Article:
Machine learning algorithms can predict when and where lightning will strike, according to new research published in npj Climate and Atmospheric Science.
That might sound impressive at first, but the study is still pretty crude considering its limits. The forecast can only guess that a thunderbolt will flash somewhere within a 30 kilometer radius (~18 miles) and at some point within 30 minutes of it touching down.
“Current systems are slow and very complex, and they require expensive external data acquired by radar or satellite,” said Amirhossein Mostajabi, co-author of the paper and a PhD student at the Swiss Federal Institute of Technology Lausanne.
“Our method uses data that can be obtained from any weather station. That means we can cover remote regions that are out of radar and satellite range and where communication networks are unavailable.”
Lightning strikes are, the paper claims, the second leading cause of death under “natural hazard processes” in Switzerland, after snow avalanches. A total of 1,023 people died from being struck by lightning from 1946 to 2015. The zap of electricity can also damage crops and set fire to buildings.
The team of researchers began the study by collecting data from 12 weather stations that logged lightning strikes in Switzerland from 2006 to 2017. They analyzed four weather variables: local air pressure, temperature, humidity, and wind speed, which affect how much moisture is available for a brewing thunderstorm.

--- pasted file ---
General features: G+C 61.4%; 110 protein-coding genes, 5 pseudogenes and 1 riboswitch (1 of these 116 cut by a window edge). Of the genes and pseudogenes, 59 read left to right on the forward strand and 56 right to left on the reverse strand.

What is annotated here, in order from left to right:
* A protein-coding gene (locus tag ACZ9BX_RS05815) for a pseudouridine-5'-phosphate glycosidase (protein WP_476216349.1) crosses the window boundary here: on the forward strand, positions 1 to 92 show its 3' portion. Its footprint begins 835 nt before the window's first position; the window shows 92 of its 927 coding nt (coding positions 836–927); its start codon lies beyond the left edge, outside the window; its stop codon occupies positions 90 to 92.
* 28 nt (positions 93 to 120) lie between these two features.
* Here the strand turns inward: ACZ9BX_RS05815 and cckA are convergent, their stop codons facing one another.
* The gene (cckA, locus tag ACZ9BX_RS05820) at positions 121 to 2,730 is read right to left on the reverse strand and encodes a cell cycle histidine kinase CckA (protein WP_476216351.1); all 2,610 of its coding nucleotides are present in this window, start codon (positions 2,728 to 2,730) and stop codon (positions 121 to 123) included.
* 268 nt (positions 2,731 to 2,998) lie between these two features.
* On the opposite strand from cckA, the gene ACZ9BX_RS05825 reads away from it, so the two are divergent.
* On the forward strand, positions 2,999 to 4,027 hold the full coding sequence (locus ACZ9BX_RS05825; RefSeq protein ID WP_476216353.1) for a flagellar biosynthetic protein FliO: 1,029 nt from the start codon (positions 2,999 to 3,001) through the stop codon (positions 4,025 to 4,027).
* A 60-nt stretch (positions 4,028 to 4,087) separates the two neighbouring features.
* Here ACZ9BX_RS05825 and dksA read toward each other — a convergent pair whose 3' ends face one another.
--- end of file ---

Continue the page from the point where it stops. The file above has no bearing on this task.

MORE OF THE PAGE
Next, they split the data for training and testing. “Once the database was formed, pattern recognition and data mining algorithms were employed to identify regularities between predictors and responses using a portion of the data which, as mentioned above, is called the training set,” the paper said.
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The machine learning algorithms learned to pick up on the combination of variables that were most likely to lead to lightning strikes. After training, they were fed the same four inputs to predict if a bolt will flash within a 30 kilometer radius around the weather station. Results revealed that the algorithms could predict a strike to within ten minutes of it occurring to over 71 per cent accuracy.
The model struggles with false positives, however, and tends to overpredict when lightning will strike. Deploying such a system in the real world would probably lead to a lot of false alarms.
“The main challenge in developing the appropriate predictive scheme was the high imbalance seen between lighting-inactive and lighting-active classes. The situation gets even worse when the lead time is increased,” the researchers admitted in the paper.
But since the model only requires monitoring the air pressure, temperature, humidity, and wind speed surrounding the weather station, it’s probably not too difficult for the researchers to test their algorithms in real time using sensors. Hopefully they make sure everything's grounded first. ®